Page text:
Marva, a volunteer at the center, says it’s not only the children Letitia dedicates her life to. It’s everyone. Letitia heard Marva was going through a rough time and her electricity had been cut off. Letitia showed up at Marva’s door with food from her own fridge and money out of her own pocket to pay her light bill. When Marva was telling me about it, she got a little choked up, explaining how much she and the children appreciate Letitia. When the children are struggling, Leticia makes sure they don’t feel like they are struggling alone, or that the things they face are impossible.
“She makes a struggle look like a bump,” Marva says. “She always says, ‘We’re’ gonna get through it. It’s always, ‘we’ and never ‘you.’”
Letitia has done so much for the children; I couldn’t even fit it all in my notebook. She does it because she wants them to stay on the right path despite all the odds that are against them.
Sulphur Springs and the surrounding communities are full of giving, good-hearted people. It’s what Sulphur Springs is becoming known for. A community that comes together like no other to help their own.
I would love to see this community come together in a way that would take some of the stress off these women’s backs. I would love to see donations come through that will benefit these children not only in their everyday lives, but in their futures. There are many things this organization is in need of but a monetary donation is first and foremost what will help these kids the most. If you can give $5, that would buy a meal for many of the kids after school. If you can give $10, it could pay for the gas Letitia needs to make sure they get out of bed and go to school. If you are in a position to give more, please do. Every penny you donate will be utilized in the best way possible.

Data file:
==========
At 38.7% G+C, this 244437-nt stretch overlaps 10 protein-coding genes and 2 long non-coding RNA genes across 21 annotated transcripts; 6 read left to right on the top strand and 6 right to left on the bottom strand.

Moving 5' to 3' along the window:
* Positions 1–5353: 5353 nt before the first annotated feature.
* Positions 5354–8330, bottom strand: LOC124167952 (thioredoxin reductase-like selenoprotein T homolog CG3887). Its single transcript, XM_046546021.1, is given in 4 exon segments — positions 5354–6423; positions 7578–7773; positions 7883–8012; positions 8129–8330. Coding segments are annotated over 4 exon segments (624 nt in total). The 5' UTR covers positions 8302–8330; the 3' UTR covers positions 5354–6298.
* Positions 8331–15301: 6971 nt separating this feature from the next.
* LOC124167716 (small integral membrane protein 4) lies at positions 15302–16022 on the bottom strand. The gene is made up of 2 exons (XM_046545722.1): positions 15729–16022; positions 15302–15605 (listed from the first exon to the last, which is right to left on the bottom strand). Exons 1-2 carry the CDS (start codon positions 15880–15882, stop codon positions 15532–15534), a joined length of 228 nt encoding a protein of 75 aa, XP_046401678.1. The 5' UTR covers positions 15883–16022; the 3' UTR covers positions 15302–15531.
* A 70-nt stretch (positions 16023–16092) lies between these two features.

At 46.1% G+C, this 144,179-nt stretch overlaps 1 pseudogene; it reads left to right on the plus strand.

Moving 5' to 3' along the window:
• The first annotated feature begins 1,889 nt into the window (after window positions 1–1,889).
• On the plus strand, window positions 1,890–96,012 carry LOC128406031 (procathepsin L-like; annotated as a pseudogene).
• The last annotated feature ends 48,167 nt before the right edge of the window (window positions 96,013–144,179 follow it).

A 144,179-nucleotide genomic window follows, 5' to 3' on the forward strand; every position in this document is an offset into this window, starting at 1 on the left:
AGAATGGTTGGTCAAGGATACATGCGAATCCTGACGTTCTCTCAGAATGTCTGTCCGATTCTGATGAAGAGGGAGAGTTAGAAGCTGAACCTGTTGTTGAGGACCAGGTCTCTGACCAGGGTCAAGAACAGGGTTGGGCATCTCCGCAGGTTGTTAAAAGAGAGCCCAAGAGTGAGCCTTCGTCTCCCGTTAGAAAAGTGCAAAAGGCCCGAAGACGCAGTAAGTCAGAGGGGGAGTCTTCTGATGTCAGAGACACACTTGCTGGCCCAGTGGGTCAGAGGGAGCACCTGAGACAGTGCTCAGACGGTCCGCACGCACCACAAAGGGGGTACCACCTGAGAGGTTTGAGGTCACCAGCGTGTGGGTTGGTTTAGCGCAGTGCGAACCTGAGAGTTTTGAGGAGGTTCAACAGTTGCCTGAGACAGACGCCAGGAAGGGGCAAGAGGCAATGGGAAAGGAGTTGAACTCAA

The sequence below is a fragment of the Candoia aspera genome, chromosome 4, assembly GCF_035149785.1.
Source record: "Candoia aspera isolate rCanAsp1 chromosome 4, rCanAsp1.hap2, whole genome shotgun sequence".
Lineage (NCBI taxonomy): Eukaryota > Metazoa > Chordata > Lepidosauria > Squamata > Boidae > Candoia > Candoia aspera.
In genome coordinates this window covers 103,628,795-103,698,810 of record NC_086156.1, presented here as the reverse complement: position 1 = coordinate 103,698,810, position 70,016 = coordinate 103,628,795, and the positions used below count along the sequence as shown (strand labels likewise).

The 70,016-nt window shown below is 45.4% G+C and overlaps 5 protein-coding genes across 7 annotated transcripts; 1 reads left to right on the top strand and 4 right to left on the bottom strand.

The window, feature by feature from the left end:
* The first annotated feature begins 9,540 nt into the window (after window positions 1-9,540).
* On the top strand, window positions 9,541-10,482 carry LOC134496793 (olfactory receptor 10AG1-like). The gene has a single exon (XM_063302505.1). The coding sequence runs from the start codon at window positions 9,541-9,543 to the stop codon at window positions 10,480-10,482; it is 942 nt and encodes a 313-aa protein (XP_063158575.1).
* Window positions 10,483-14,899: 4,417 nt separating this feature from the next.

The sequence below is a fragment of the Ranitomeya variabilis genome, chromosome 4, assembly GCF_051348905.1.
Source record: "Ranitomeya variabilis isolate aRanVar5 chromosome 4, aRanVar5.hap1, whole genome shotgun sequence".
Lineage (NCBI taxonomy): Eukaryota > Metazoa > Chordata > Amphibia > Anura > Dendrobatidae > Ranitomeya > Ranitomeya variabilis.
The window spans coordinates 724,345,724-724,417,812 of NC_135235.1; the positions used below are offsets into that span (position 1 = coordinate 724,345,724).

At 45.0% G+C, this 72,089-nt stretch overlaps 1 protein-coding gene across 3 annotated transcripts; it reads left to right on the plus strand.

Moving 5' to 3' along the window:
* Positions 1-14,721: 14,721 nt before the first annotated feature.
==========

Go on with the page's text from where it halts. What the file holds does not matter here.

Letitia isn’t asking for a lot. In fact, she didn’t ask for anything. She just wants people to know that there are kids in this community who need a safe place and she is doing her best to provide that. And if you would like to help her provide them that haven, she does need the help. Whether that help comes in the form of volunteers or motivational speakers or monetary donations, she just wants to be able to continue to do what she’s been doing for years. She wants to help put a smile on a child’s face and give them the confidence to set a goal for their future.
If you might have an item to donate, call Letitia on her cell phone at 214-809-1908 or email her at firstname.lastname@example.org
I hope we can come together to help reach one or more of these goals and there is no better time to be reminded of that sense of community than before Thanksgiving.
Our hope is to raise $10,000 to help ease the stress of these three women who are paying for everything out of their own pockets. If we somehow surpass that goal, I’ve set steps to show what the facility is in need of.
Goal #2 – $35,000 to help purchase a van so that Letitia can provide more and better transportation to the kids who need it.
Goal #3 – $50,000 to help purchase the van and pay for the utilities, as well as provide the facility with repairs that are needed.
Goal #4 – $85,000 to purchase either the building they are in or the larger one down the street. This will eliminate the $500 rent payment and free up that money to feed the children and provide them with more school supplies and services.
Goal #5 – $100,000 This would be a dream come true and would be enough money to make major changes/additions in order to better the lives and futures of many children in Sulphur Springs.
Let’s do our best to try and smash one of these goals! For every $1,000 we raise during the first five goals I will meet it with a personal donation of $100.
Let’s show these children how much this community cares for them. And let’s help Letitia feel like the struggle of keeping these doors open to our kids is nothing more than a bump.
Click on the link below to donate: